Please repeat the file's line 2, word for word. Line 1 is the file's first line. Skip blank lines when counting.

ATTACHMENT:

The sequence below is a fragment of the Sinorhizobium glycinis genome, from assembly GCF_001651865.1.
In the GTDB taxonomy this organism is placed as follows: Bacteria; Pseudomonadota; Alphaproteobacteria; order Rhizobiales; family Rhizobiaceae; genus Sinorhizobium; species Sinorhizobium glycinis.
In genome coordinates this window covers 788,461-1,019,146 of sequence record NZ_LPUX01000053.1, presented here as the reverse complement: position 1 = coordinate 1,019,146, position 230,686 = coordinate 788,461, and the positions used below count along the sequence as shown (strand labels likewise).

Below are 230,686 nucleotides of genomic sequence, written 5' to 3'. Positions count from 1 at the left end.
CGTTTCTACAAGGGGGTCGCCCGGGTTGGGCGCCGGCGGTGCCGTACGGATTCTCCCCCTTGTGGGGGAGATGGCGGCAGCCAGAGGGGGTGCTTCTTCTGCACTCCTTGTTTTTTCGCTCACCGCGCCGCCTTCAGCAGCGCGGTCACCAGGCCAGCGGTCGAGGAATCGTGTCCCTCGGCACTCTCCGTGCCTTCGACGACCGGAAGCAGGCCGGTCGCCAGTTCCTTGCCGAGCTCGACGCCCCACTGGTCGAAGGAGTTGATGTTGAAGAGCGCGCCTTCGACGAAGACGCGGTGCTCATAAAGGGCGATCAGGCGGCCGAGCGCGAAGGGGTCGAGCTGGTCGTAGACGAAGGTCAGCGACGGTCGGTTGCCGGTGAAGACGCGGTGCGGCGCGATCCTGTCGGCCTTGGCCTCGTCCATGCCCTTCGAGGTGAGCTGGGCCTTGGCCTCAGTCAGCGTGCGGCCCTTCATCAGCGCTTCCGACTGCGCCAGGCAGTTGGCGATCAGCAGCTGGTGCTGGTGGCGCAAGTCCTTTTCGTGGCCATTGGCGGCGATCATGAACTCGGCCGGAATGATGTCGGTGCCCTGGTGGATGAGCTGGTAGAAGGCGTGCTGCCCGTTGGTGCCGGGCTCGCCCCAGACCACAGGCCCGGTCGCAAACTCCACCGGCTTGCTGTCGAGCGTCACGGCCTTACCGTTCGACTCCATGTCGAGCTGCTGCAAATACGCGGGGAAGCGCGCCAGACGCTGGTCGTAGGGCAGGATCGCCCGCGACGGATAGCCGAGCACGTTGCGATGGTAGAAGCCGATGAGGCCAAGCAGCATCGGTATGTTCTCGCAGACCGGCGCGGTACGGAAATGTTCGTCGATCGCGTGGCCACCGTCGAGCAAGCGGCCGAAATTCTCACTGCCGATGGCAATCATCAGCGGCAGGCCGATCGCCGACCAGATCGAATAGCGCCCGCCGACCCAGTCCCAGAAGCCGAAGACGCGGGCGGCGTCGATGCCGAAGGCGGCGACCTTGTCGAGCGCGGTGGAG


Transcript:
In the GTDB taxonomy this organism is placed as follows: Bacteria; Pseudomonadota; Alphaproteobacteria; order Rhizobiales; family Rhizobiaceae; genus Sinorhizobium; species Sinorhizobium glycinis.